While most of us know a strong password is important in protecting our accounts from being hacked easily, there are still many people who continue to use weak, easily guessable passwords. Security firm Splashdata, which compiles a list of the most common stolen passwords, just released the rankings for 2013. Here's the full list:
According to Splashdata, the major security breach at Adobe in October 2013 had a huge influence on the rankings. The hackers reportedly stolen the customer IDs, encrypted passwords and encrypted credit/debit card numbers of at least 38 million Adobe users.
"Seeing passwords like 'adobe123' and 'photoshop' on this list offers a good reminder not to base your password on the name of the website or application you are accessing," says Morgan Slain, CEO of SplashData.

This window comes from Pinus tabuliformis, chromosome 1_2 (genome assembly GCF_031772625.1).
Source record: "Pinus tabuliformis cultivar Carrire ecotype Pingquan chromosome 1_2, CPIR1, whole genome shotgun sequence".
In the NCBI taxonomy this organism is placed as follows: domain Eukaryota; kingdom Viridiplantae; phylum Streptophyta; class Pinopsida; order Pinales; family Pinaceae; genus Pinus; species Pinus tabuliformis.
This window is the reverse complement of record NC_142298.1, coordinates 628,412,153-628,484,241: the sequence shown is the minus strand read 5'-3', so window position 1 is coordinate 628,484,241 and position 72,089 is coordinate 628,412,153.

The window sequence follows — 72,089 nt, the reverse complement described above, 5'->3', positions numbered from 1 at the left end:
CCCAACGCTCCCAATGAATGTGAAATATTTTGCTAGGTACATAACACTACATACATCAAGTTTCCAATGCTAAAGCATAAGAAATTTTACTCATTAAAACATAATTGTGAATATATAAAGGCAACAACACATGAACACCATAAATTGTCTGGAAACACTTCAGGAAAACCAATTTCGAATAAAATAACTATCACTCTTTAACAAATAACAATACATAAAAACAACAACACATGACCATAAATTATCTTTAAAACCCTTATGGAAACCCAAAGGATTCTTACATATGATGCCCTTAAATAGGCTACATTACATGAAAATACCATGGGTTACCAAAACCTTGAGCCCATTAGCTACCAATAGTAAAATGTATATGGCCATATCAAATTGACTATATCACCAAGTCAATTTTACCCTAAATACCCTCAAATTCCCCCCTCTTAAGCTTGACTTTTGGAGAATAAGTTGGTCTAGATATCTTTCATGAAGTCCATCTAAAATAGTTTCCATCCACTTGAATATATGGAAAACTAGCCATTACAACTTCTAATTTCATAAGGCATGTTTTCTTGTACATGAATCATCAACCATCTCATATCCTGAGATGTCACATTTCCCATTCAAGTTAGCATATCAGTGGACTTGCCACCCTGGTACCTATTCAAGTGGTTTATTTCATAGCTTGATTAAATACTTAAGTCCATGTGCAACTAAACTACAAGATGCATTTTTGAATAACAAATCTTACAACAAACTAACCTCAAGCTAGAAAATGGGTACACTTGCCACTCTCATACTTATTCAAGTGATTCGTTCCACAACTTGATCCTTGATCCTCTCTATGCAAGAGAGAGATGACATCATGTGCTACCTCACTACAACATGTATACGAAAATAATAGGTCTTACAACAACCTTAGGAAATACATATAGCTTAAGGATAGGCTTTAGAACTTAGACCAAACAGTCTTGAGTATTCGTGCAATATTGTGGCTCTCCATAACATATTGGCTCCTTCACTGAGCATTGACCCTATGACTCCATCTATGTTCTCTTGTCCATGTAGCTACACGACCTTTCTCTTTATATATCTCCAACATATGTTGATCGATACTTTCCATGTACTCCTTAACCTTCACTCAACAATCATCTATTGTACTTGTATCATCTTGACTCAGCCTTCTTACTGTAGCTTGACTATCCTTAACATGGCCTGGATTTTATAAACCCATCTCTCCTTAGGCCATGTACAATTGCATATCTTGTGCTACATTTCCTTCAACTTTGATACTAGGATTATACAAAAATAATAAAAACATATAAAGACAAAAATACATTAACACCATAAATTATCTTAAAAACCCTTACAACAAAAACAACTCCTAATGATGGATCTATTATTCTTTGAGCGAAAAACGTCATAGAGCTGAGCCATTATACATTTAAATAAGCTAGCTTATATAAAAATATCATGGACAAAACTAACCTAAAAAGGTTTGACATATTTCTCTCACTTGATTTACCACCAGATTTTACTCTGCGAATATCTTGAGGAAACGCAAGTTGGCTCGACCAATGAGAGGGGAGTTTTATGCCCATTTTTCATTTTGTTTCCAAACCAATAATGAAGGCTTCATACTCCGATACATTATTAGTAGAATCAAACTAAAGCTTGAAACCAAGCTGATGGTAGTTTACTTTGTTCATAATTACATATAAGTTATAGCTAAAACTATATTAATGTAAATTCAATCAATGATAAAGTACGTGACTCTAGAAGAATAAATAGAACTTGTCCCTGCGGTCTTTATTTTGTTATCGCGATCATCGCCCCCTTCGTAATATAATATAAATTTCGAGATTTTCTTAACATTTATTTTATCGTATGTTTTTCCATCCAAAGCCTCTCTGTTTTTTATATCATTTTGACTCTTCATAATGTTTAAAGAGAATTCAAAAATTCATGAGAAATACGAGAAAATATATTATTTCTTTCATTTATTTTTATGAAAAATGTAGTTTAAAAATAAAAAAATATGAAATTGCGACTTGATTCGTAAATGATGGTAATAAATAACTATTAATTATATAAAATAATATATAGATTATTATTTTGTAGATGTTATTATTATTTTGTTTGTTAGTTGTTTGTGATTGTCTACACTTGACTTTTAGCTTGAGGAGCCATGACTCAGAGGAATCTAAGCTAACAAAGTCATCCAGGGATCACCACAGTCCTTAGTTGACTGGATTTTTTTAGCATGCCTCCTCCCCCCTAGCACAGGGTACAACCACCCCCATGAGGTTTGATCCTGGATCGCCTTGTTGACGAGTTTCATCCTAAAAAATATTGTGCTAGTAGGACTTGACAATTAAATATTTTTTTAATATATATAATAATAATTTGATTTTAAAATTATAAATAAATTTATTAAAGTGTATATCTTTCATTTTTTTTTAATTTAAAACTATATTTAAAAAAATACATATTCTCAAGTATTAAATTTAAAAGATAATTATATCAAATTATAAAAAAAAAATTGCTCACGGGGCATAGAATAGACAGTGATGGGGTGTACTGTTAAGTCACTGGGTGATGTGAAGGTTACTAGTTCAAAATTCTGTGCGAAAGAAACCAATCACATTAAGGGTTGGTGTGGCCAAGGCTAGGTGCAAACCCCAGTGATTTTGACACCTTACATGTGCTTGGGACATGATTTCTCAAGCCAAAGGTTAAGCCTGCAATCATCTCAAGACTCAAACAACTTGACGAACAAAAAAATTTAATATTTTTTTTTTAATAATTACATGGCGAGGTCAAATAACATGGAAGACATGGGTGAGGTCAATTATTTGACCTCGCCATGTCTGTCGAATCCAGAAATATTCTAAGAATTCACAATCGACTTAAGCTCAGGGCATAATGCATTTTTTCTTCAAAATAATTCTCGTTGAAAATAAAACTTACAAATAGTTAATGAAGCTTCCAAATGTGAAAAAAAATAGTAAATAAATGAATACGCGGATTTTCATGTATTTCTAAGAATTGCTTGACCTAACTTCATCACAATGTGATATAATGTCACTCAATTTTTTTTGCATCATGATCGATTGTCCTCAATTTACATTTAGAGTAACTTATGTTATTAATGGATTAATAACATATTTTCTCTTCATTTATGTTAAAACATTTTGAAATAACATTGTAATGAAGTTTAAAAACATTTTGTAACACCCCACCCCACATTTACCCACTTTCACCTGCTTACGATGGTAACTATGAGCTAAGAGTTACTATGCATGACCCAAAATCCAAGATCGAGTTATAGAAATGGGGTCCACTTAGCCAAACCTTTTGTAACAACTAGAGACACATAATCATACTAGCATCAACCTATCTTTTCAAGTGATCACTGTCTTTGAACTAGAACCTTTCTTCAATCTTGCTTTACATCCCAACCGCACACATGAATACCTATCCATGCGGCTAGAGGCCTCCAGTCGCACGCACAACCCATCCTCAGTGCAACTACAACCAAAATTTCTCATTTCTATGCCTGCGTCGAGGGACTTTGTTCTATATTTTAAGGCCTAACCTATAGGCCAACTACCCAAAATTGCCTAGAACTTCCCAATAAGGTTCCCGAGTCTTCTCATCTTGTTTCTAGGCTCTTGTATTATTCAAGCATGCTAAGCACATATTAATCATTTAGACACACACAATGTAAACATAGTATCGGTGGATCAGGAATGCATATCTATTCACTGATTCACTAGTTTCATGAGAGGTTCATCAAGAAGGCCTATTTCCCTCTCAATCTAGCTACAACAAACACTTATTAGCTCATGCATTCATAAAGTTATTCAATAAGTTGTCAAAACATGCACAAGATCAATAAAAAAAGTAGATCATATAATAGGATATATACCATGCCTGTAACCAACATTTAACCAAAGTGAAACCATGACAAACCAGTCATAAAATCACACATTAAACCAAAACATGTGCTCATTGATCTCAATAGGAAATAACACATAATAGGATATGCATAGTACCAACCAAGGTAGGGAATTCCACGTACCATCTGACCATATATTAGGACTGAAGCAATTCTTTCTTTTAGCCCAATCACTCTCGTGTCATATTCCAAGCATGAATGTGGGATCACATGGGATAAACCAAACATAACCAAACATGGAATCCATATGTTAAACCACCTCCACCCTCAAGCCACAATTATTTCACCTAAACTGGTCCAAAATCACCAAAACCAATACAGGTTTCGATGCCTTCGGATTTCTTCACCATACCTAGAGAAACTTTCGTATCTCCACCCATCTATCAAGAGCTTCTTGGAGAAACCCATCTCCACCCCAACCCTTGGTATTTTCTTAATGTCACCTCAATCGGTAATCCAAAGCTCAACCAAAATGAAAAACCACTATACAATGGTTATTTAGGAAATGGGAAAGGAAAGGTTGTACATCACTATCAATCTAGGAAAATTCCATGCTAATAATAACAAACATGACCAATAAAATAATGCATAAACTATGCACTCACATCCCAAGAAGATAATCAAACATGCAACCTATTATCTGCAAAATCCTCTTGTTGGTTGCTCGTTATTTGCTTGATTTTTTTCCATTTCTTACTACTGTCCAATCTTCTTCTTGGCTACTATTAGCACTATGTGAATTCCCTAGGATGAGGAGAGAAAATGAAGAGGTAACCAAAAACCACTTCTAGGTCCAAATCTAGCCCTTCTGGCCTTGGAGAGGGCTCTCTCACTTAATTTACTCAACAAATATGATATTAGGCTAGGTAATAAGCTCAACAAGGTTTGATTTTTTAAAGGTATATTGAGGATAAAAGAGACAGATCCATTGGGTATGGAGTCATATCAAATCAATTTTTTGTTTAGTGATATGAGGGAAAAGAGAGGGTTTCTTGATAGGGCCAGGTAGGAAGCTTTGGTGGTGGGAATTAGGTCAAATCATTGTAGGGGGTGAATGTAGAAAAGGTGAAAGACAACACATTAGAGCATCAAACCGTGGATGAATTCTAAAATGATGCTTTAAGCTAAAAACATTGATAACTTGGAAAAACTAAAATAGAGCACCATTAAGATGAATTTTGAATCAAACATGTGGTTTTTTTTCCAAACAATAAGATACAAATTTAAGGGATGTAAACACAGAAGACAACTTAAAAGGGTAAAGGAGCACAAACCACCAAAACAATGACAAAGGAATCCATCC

Splashdata stated that for the first time since it started compiling these annual lists, "password" lost its top position to "123456". The latter was the runner-up for the past two years.
The security firm also noticed that there are more short numerical passwords in the list this time despite websites ramping up stronger password policies. For example, "1234", "12345" and "000000" are ranked 16th, 20th and 25th respectively.
The New York Times reported in 2011 that a strong password consists of 10 characters which should include a good mix of letters, numbers and symbols. While a 10-character password is not hack-proof, it would take hackers a longer time to guess the correct combination.